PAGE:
Portrait of Edd Dumbill, taken by Giles Turnbull

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Dynamic languages in .NET

In a startingly timely discovery, I found out that there was to be a birds-of-a-feather discussion last night on dynamic languages on the CLR. I've only been looking at .NET seriously for the last few days, thanks to Mono. One of the first things I wanted to know was whether I could keep on using Python and have it compile into code for the common runtime.

This question was brought up again yesterday in a question and answer session Guido van Rossum gave, and the explanation was that somebody tried to do it, but it turned out to be too slow to be useful. I chatted to Paul Prescod about this during a break and he mentioned the evening BOF.

Turning up, I soon realised I was pretty much the odd one out. The session was run by Peter Drayton and Brad Merril from Microsoft, who work on the common runtime and seemed to be bright and very thoughtful people. As the session kicked off and we introduced ourselves, it become clear there was some very serious interest in running scripting or functional languages on the .NET runtime, illustrated by attendees including Miguel de Icaza, Ruby inventor Matz, Shane Carveo of PHP, Larry Wall, Dave Thomas, some of the guys behind the Parrot VM.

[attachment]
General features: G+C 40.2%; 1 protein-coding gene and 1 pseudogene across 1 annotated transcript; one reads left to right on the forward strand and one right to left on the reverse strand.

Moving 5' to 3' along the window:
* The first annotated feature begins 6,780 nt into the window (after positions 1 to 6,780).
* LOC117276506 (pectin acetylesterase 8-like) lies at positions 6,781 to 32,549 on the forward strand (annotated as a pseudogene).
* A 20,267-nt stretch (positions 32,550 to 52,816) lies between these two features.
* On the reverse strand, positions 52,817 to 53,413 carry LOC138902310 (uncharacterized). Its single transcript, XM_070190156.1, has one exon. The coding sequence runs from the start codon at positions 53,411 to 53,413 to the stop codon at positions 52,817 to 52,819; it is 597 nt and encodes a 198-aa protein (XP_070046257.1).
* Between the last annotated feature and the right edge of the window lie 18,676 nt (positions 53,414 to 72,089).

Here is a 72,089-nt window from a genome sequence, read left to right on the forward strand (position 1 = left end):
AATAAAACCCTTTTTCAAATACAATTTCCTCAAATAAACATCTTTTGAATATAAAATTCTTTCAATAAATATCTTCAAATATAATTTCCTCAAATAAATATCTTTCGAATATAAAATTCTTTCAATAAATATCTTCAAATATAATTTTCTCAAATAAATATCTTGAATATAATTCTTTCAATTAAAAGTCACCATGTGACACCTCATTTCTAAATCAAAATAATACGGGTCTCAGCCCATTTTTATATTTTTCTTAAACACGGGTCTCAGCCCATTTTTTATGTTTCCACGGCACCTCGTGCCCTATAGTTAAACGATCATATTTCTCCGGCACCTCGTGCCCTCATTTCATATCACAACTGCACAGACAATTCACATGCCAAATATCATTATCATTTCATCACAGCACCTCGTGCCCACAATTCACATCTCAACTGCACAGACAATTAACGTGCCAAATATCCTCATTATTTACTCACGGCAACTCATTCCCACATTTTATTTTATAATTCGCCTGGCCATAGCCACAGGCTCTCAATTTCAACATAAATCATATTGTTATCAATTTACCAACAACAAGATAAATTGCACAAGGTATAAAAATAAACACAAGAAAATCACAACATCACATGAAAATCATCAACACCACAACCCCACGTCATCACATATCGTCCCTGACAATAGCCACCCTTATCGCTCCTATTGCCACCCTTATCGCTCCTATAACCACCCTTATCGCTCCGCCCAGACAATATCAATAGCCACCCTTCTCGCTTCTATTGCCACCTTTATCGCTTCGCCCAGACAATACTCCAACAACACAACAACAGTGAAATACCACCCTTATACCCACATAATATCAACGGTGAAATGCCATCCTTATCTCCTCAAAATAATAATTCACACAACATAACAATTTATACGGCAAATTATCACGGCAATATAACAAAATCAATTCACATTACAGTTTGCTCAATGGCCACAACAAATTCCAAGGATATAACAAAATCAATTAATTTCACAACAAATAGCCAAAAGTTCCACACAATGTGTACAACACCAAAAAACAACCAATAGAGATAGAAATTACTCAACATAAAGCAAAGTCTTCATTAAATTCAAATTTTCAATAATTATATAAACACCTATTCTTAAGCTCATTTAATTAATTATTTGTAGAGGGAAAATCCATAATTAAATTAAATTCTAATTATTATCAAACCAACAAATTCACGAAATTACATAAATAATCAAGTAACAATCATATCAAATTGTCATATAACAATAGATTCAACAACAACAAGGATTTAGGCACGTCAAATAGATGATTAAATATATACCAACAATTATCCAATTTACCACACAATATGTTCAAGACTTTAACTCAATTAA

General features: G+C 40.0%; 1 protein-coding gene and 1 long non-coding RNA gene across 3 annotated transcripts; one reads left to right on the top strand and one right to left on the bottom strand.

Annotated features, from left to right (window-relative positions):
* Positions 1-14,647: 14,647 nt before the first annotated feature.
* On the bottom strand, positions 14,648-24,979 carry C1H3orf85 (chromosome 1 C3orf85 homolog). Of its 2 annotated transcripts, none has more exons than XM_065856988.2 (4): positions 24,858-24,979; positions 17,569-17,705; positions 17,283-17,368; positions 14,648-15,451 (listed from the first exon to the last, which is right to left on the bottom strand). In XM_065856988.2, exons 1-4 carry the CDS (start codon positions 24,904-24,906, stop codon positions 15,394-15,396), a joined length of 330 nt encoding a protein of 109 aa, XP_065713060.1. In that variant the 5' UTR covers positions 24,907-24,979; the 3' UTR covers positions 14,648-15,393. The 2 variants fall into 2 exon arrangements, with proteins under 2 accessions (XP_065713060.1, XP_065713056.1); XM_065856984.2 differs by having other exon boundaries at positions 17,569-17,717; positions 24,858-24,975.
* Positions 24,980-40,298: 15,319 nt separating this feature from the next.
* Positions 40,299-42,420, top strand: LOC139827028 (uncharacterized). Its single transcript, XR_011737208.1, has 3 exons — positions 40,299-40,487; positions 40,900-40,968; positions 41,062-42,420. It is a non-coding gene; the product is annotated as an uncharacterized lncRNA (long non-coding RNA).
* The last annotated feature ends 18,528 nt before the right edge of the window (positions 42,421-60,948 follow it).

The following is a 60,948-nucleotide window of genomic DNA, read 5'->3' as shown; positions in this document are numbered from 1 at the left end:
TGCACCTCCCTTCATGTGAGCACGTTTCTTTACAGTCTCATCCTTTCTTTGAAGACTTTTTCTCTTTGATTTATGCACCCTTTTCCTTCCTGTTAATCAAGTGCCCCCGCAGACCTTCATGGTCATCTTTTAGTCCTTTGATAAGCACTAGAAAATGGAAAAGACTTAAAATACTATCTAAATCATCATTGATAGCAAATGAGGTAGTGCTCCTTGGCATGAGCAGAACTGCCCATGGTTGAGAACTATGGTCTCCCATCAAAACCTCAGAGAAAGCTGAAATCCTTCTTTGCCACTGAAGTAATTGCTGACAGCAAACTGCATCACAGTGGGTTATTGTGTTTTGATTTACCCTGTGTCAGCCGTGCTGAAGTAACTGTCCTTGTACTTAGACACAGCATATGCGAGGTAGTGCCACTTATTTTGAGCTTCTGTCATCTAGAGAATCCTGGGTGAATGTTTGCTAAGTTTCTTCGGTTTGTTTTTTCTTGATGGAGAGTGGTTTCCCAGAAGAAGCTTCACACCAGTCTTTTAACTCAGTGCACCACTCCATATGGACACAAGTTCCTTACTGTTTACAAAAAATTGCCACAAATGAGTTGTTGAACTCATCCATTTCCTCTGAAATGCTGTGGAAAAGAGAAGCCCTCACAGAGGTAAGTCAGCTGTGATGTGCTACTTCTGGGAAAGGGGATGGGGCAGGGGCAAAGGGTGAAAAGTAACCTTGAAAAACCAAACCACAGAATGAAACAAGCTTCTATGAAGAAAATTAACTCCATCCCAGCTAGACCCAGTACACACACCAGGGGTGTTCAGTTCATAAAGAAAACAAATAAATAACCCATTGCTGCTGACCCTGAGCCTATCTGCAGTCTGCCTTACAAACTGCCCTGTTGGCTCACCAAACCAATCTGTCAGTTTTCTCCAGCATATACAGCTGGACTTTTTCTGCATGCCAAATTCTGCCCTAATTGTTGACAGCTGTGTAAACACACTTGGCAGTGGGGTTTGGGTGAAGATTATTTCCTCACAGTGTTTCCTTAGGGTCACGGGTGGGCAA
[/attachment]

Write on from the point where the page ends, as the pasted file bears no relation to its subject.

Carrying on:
With only an hour in which to talk, there wasn't a lot of time for discussion. However, I learned that the current CLR does not run dynamic languages well because it was targetted to statically typed languages. This targetting works at a fundamental level, and is involved with what it means to have "safe" code. Peter Drayton mentioned that he was very interested to see what the Parrot guys had done, because their VM starts out from almost the opposite position of being targetted to dynamic languages.

Drayton's question to the attendees was essentially "do you want to be able to write class libraries in your language which can be reused by any other .NET language?" The answer to this was an obvious "yes," drawing the followup instigation to discussion on what exactly can be done to the CLR to enable better dynamic language support.

Exciting progress, then, but it's all likely to take some time to figure out the deep issues involved.

A good place to start reading about this is Brad Merril's language list, which has plenty of links to languages targetting .NET.

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